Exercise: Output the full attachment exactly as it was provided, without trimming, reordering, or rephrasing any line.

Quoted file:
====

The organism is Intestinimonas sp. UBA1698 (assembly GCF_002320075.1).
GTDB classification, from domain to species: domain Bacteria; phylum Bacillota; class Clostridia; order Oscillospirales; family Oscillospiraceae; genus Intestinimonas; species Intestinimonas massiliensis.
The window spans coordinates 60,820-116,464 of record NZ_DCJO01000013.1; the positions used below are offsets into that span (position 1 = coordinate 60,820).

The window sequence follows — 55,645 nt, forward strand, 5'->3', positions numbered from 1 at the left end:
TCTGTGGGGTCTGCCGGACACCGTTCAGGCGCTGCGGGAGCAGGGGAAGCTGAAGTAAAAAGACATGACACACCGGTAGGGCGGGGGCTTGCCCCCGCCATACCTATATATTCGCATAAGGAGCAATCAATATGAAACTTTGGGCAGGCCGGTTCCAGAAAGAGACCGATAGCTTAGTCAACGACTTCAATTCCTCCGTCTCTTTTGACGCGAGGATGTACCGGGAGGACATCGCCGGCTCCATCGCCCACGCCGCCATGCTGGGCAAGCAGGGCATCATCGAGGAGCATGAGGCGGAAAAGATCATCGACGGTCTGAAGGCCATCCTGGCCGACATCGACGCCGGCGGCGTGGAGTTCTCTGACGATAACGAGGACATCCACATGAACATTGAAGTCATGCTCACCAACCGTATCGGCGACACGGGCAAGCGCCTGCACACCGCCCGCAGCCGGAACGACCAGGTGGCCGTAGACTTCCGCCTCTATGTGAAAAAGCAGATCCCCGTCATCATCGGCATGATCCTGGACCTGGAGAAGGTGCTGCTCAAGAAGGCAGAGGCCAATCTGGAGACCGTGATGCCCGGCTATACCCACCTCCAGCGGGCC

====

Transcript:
The organism is Intestinimonas sp. UBA1698 (assembly GCF_002320075.1).
GTDB classification, from domain to species: domain Bacteria; phylum Bacillota; class Clostridia; order Oscillospirales; family Oscillospiraceae; genus Intestinimonas; species Intestinimonas massiliensis.
The window spans coordinates 60,820-116,464 of record NZ_DCJO01000013.1; the positions used below are offsets into that span (position 1 = coordinate 60,820).

The window sequence follows — 55,645 nt, forward strand, 5'->3', positions numbered from 1 at the left end:
TCTGTGGGGTCTGCCGGACACCGTTCAGGCGCTGCGGGAGCAGGGGAAGCTGAAGTAAAAAGACATGACACACCGGTAGGGCGGGGGCTTGCCCCCGCCATACCTATATATTCGCATAAGGAGCAATCAATATGAAACTTTGGGCAGGCCGGTTCCAGAAAGAGACCGATAGCTTAGTCAACGACTTCAATTCCTCCGTCTCTTTTGACGCGAGGATGTACCGGGAGGACATCGCCGGCTCCATCGCCCACGCCGCCATGCTGGGCAAGCAGGGCATCATCGAGGAGCATGAGGCGGAAAAGATCATCGACGGTCTGAAGGCCATCCTGGCCGACATCGACGCCGGCGGCGTGGAGTTCTCTGACGATAACGAGGACATCCACATGAACATTGAAGTCATGCTCACCAACCGTATCGGCGACACGGGCAAGCGCCTGCACACCGCCCGCAGCCGGAACGACCAGGTGGCCGTAGACTTCCGCCTCTATGTGAAAAAGCAGATCCCCGTCATCATCGGCATGATCCTGGACCTGGAGAAGGTGCTGCTCAAGAAGGCAGAGGCCAATCTGGAGACCGTGATGCCCGGCTATACCCACCTCCAGCGGGCC